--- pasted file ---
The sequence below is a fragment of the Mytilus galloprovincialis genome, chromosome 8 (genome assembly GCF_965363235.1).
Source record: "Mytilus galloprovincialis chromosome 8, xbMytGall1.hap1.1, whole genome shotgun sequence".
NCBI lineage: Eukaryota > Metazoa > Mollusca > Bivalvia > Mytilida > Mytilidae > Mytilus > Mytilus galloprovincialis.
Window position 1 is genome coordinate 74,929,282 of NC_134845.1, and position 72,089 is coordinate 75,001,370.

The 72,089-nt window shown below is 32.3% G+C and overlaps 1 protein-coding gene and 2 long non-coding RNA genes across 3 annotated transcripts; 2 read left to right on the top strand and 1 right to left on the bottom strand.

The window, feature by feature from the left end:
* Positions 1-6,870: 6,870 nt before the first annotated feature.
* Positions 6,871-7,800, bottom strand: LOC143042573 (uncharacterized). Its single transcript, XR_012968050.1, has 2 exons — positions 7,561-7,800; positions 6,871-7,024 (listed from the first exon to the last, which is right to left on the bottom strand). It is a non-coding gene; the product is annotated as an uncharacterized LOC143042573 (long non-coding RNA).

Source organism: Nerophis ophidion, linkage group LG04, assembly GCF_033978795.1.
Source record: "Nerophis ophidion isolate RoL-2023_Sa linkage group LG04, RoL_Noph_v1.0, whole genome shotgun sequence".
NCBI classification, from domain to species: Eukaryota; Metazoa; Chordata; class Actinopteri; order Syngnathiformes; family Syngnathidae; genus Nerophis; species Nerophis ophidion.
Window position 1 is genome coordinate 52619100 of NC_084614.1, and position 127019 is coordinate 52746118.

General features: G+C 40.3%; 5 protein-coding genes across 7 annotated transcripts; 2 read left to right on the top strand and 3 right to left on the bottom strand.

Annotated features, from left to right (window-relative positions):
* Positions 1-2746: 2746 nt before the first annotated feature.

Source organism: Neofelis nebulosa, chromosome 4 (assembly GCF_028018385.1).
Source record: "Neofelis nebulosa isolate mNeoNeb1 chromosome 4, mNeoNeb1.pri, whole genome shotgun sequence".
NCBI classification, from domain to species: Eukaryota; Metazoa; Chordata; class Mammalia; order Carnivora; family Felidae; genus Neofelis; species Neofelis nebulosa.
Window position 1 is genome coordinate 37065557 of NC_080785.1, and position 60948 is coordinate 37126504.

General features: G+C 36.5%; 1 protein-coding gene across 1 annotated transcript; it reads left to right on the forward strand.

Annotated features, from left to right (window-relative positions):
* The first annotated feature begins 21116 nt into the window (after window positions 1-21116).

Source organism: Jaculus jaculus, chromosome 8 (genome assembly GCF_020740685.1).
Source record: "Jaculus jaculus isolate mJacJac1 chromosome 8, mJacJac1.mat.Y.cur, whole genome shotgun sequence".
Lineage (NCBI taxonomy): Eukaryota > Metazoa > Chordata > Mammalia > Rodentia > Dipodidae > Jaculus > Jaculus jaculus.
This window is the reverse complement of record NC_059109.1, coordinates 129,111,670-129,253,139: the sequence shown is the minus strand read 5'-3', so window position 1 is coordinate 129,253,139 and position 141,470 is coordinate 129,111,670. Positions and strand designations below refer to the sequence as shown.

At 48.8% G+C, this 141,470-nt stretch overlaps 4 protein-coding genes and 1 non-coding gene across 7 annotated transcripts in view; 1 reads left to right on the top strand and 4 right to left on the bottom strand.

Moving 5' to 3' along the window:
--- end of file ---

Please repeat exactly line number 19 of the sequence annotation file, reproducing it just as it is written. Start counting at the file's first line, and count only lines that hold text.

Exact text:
Window position 1 is genome coordinate 37065557 of NC_080785.1, and position 60948 is coordinate 37126504.